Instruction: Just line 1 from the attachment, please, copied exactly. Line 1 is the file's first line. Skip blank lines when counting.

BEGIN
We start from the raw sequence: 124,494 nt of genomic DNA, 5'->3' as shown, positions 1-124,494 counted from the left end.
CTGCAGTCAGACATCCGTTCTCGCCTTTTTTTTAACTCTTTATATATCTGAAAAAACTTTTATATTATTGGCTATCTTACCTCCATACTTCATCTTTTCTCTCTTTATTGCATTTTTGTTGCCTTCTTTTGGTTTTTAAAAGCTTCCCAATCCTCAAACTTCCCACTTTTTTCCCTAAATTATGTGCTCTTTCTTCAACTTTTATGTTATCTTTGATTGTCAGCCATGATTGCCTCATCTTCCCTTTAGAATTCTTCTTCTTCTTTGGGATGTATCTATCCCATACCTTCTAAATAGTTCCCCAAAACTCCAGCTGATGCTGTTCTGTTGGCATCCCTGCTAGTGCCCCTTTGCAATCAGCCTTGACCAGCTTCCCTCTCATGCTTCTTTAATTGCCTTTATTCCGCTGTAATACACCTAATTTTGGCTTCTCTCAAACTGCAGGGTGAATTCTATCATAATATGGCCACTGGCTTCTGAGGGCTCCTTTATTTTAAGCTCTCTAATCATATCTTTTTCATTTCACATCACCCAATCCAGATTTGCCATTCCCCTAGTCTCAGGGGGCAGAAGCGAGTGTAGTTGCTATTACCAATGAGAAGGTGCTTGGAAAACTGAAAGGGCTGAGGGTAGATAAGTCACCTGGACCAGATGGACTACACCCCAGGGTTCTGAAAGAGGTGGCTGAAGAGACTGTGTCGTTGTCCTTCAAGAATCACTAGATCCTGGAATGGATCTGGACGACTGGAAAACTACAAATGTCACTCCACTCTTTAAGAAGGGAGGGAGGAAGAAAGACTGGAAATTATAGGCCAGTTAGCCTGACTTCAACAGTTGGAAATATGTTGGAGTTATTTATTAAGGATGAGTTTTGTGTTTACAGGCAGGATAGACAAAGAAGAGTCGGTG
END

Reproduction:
We start from the raw sequence: 124,494 nt of genomic DNA, 5'->3' as shown, positions 1-124,494 counted from the left end.